In most cases, adults don’t need to take antibiotics for a toothache, according to new guidelines from the American Dental Association (ADA).
Even though patients with toothaches are often prescribed antibiotics to help ease symptoms and prevent worsening of the problem, healthy adults should generally have dental treatment instead of antibiotics, according to the ADA guidance published in the Journal of the American Dental Association.
“Antibiotics should not be used until an infection progresses enough that it can no longer be treated with only dental treatment like a nonsurgical root canal,” said Peter Lockhart, chair of the ADA expert panel that developed the guidelines and a research professor at Carolinas Medical Center - Atrium Health in Charlotte, North Carolina. “Signs and symptoms of this progression include fever, swollen lymph nodes, facial swelling and extreme tiredness.”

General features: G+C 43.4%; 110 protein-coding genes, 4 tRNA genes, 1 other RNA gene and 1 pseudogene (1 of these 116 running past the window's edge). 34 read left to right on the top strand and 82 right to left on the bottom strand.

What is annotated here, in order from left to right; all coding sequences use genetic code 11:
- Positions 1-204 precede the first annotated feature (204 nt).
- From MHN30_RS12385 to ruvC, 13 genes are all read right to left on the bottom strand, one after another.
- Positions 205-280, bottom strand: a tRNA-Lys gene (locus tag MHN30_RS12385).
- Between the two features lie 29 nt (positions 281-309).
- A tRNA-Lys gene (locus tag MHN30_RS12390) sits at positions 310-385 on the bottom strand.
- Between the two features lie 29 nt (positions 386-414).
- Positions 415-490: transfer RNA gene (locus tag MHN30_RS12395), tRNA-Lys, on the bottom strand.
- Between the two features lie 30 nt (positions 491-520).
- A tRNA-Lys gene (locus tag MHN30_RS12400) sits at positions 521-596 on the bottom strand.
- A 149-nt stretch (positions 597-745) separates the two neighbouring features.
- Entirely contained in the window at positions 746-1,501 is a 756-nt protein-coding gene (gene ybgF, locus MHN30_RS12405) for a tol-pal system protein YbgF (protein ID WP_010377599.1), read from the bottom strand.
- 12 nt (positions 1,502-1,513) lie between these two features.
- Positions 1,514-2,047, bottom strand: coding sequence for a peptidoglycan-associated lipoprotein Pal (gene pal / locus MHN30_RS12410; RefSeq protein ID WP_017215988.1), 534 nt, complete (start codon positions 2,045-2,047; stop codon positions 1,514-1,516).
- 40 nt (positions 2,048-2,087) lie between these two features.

These recommendations apply to healthy adults, and are not intended to stop antibiotic use altogether, according to the ADA guidelines. The intent is to minimise overuse and the rise of more antibiotic-resistant infections by limiting antibiotic use to cases when these drugs are absolutely necessary. Dental pain and swelling are the most common reason that patients go to the emergency room or doctor’s office for oral health problems, according to the ADA. Patients may have occasional sharp pain and a fever, or they might experience constant dull or severe pain.
General and specialty dentists are the third highest prescribers of antibiotics in all outpatient settings in the United States, according to the ADA.